Image: Matthew Simantov/Flickr.
NASA’s groundbreaking fleet of space shuttles may be gone—as in, they have officially moved into retirement—but, thanks to a number of museums across the United States, they’ll never be forgotten.
Case in point, the famed Smithsonian National Air and Space Museum is currently preparing to beef up its tourist appeal by adding the space shuttle Discovery to its vast display of iconic vehicles.
Due to arrive in April, Discovery will apparently perform a flyover pass above the nation’s capital atop a cradling Boeing 747, after which it will land at Dulles International and be transported to the waiting Udvar-Hazy facility in Virginia.
According to an official Smithsonian spokeswoman, Discovery is expected to be formally welcomed into its final resting place on April 19.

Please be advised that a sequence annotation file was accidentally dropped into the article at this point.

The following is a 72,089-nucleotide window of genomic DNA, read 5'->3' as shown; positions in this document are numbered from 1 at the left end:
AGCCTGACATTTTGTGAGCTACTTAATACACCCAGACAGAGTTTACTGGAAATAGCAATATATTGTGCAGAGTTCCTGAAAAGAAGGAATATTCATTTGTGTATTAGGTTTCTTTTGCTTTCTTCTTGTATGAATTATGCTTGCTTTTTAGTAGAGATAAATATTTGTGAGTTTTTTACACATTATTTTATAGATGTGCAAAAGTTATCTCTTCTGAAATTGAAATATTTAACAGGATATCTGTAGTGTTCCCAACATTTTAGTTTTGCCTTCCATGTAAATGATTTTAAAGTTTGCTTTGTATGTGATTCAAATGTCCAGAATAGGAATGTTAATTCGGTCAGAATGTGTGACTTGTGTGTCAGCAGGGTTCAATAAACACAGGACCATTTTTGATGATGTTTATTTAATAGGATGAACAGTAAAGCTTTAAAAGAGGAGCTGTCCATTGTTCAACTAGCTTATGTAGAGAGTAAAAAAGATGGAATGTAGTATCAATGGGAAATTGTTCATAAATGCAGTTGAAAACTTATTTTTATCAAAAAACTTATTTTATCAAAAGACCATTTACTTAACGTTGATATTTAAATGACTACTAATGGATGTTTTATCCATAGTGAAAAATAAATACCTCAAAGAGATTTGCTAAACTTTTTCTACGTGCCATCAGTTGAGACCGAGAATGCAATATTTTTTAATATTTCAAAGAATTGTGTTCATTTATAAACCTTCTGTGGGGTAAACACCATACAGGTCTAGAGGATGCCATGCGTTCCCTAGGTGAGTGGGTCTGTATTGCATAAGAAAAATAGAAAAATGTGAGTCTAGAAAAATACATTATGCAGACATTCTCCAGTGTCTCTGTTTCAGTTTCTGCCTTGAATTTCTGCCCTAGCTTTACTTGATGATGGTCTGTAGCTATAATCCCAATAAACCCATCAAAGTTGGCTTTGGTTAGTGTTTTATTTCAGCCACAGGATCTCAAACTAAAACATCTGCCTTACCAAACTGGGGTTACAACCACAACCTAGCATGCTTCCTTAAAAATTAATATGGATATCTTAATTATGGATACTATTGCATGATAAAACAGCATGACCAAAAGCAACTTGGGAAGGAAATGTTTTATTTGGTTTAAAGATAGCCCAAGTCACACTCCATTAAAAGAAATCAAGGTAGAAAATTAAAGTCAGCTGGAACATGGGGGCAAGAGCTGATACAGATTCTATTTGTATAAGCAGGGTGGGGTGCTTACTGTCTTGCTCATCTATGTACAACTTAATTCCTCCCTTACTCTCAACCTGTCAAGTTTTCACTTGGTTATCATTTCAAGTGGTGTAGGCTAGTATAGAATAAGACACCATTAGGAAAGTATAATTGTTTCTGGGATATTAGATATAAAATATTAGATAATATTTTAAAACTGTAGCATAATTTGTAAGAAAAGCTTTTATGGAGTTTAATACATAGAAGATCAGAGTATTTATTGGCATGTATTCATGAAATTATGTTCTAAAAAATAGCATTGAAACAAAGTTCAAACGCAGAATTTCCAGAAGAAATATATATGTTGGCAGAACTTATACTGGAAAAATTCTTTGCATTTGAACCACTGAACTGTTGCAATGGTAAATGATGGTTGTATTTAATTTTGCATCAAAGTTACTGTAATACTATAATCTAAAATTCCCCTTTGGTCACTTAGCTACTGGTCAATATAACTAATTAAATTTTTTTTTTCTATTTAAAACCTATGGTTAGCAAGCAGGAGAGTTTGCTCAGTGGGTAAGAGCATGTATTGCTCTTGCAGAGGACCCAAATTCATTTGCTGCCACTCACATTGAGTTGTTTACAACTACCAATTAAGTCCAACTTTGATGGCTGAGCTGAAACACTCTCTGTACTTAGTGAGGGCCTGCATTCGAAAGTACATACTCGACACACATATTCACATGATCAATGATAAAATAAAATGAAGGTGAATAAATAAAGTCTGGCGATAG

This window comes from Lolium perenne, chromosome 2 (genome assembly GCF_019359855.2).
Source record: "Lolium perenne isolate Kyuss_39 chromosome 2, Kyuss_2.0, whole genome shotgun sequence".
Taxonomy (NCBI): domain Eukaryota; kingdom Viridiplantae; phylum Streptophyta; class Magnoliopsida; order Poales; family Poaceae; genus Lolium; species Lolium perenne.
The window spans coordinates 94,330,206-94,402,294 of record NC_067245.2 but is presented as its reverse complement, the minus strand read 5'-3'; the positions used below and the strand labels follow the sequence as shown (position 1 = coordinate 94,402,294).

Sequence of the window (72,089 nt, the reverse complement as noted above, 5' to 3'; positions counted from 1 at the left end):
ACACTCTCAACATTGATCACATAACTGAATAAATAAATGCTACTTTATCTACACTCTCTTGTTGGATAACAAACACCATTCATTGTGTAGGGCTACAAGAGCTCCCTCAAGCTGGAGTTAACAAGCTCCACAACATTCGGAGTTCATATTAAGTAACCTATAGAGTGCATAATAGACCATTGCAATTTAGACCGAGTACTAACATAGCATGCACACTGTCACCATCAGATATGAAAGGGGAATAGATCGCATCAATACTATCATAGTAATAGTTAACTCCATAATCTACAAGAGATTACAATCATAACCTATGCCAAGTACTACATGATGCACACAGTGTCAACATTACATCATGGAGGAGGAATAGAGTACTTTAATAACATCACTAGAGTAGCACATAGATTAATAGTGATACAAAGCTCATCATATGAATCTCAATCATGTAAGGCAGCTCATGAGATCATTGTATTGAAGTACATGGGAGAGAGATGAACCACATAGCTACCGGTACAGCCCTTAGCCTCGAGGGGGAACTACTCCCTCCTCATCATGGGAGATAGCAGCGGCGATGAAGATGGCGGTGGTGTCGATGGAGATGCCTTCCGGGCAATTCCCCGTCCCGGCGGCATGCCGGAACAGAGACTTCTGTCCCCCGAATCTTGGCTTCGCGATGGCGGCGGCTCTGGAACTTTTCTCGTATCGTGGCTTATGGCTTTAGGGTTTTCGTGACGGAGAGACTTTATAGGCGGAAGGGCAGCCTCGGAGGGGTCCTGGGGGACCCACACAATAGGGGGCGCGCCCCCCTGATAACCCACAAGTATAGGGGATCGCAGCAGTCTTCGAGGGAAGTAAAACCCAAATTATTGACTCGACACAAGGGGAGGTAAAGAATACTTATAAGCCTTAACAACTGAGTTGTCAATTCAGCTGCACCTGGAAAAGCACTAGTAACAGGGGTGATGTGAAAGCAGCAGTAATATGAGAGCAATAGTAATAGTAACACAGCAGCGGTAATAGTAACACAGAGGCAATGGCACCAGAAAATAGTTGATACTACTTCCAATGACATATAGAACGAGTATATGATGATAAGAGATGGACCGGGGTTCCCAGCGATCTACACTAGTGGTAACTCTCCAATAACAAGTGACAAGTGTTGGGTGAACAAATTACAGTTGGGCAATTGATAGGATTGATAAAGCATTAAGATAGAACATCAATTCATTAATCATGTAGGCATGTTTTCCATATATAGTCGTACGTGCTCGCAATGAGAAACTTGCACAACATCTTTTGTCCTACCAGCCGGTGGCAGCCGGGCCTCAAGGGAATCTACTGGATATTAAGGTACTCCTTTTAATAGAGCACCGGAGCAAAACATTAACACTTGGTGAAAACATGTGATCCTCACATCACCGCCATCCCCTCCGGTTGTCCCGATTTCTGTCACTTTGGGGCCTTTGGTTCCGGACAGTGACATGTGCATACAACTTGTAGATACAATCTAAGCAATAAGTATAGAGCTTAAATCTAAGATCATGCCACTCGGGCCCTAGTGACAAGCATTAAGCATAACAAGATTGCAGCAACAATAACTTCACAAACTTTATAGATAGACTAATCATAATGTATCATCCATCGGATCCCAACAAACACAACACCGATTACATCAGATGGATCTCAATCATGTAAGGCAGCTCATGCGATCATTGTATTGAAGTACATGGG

Similarly, the space shuttle Endeavour is scheduled to become a display piece at the California Science Center in Los Angeles during the latter half of 2012, while Atlantis will make the short trip to the Kennedy Space Center Visitor Center in Florida.
In related, but slightly less glamorous, news, visitors to Seattle’s Museum of Flight will be able to view the plywood space shuttle (or Full Fuselage Trainer) from June of this year.
Crafted in the 1970s, the invaluable ground-based Full Fuselage mockup was used by NASA astronauts to hone their mission skills ahead of strapping themselves into the real thing.
Although perhaps not as attractive as the real space shuttles from an authenticity point of view, the Full Fuselage Trainer holds one trump card over the actual fleet insofar as visitors will be allowed aboard to get a feel of the craft’s interior.